In this vein, Morales rhetorically asks: "What is Marxism? I come from the peasant communities, from the people, not from the universities or the learning centres. I can talk about Marxism, but what importance does that have? It is not about importing politics, ideologies, programmes. The people know. Our organisations are wise enough to resolve their problems - in fact they are the reservoirs of knowledge in the defence of life, of humanity. Don't speak to me about Marxism, Leninism, Trotskyism - we lose time. Here it is about understanding and living our problems in order to propose solutions" (ibid).

Any organisation built on Leigue's "permanent contradiction" is destined to collapse, or betray the masses. In the ceaseless battle and tug-of-war between the contending classes, the MAS - or any other group or party - cannot serve two masters. Subjective good intentions aside, all the evidence points to the fact that the MAS leadership - including Evo Morales, of course - cannot be trusted. For example, with regards to the October 2003 uprising, which led to the toppling of the Sánchez de Lozada government, the MAS was of the view that it "should put forward critical support of the government without participation in the cabinet and other forms of the executive". For further evidence of Morales' untrustworthiness, Socialist Worker quotes him telling businessmen in gas-rich Santa Cruz shortly after his election: "I do not want to harm anybody. I do not want to expropriate or confiscate any assets. I want to learn from the businessmen" (January 7).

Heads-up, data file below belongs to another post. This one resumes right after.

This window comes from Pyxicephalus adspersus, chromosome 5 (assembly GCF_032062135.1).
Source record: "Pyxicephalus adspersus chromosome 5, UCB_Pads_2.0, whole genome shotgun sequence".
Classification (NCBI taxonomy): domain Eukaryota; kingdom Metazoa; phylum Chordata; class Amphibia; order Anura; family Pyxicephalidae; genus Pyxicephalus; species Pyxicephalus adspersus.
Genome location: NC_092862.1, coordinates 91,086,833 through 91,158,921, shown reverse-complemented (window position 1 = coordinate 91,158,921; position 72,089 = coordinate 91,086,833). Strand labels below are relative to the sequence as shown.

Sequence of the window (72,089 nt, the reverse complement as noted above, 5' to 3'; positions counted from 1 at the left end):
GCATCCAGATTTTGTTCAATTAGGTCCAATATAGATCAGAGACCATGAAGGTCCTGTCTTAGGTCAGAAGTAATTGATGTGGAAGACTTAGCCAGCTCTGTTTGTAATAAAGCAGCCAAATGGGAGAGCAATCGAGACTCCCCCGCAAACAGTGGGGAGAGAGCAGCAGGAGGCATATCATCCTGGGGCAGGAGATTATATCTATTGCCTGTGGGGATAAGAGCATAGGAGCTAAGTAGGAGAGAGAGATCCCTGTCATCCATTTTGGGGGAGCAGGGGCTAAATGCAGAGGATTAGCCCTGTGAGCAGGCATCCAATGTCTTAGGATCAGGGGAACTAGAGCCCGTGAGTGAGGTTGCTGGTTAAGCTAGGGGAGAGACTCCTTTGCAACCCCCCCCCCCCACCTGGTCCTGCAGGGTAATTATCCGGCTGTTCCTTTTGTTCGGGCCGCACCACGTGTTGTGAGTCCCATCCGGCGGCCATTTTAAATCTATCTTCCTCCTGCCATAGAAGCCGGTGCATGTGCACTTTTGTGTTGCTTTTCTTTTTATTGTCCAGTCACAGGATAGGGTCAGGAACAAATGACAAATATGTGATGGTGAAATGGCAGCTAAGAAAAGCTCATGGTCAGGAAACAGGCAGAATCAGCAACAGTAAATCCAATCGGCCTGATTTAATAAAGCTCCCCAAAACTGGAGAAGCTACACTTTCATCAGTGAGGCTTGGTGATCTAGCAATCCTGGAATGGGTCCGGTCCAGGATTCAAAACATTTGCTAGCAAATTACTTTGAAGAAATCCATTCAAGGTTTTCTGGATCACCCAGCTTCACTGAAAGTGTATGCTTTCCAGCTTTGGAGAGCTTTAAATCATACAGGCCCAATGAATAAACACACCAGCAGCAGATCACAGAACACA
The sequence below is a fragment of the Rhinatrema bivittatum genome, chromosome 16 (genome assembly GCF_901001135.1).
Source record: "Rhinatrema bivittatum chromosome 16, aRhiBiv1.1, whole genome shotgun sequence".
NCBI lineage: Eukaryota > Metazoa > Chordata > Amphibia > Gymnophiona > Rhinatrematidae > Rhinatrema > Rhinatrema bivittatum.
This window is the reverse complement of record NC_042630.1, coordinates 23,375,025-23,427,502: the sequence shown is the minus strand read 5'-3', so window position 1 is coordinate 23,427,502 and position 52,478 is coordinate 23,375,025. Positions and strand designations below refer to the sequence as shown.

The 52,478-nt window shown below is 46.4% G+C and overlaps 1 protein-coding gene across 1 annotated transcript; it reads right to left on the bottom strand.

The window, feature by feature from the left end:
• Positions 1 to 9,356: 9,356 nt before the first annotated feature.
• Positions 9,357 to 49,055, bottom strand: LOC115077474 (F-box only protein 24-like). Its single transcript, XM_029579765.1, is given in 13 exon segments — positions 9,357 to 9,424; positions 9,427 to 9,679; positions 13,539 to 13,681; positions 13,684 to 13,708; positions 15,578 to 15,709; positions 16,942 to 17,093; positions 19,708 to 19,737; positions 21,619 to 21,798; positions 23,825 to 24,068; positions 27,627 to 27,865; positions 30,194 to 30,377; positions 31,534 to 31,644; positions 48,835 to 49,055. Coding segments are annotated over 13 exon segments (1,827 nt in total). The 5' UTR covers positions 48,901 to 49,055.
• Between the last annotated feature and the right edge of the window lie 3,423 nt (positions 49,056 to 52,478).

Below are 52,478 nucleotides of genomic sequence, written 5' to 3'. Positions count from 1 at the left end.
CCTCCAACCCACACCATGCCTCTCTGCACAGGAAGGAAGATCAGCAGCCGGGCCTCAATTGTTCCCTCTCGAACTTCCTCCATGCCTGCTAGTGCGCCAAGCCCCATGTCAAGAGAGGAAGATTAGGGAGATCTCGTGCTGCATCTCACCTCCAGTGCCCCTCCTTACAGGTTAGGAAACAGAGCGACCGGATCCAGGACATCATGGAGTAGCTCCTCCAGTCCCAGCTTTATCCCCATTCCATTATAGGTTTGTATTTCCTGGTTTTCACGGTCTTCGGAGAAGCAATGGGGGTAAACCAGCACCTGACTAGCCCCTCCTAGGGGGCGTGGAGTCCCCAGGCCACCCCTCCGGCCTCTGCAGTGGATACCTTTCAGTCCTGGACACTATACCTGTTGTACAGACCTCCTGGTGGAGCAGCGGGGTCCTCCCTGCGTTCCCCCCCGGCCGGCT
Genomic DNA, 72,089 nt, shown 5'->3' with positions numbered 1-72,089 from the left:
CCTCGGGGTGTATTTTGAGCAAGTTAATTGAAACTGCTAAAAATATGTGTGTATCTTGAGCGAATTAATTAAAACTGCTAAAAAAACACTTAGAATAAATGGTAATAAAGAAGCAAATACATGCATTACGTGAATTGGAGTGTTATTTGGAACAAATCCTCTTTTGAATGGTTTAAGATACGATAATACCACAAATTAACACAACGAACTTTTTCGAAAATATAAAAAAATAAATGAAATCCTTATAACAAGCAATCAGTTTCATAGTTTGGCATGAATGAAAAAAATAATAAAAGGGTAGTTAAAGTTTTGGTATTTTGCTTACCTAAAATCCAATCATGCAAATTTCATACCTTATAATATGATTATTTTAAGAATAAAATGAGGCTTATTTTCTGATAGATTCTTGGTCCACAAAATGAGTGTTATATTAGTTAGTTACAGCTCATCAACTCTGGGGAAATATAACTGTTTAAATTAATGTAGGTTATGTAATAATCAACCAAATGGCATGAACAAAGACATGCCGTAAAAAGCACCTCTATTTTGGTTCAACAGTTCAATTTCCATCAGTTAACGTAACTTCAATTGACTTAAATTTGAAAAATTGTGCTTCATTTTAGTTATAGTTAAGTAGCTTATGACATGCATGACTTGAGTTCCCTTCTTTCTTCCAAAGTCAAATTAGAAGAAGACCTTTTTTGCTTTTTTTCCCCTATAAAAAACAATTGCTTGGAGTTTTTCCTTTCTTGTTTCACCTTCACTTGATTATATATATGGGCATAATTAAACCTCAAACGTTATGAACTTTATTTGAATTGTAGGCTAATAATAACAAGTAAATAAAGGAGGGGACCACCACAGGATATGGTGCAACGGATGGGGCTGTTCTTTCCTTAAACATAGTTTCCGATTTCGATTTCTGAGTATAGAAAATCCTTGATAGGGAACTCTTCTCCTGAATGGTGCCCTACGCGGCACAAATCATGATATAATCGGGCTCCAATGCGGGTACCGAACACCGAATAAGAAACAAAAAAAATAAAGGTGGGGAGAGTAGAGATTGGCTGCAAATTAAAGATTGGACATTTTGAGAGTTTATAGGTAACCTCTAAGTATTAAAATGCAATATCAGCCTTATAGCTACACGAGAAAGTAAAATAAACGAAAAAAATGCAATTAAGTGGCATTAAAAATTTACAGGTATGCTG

Unlike the MAS leaders, communists fight for an independent working class perspective, which aims to win the battle for democracy. What does this mean in the context of Bolivia? Firstly, the existing constitution must be junked. Cobbled together in 1967, it "recognises and upholds the Roman catholic apostolic religion" (article 3).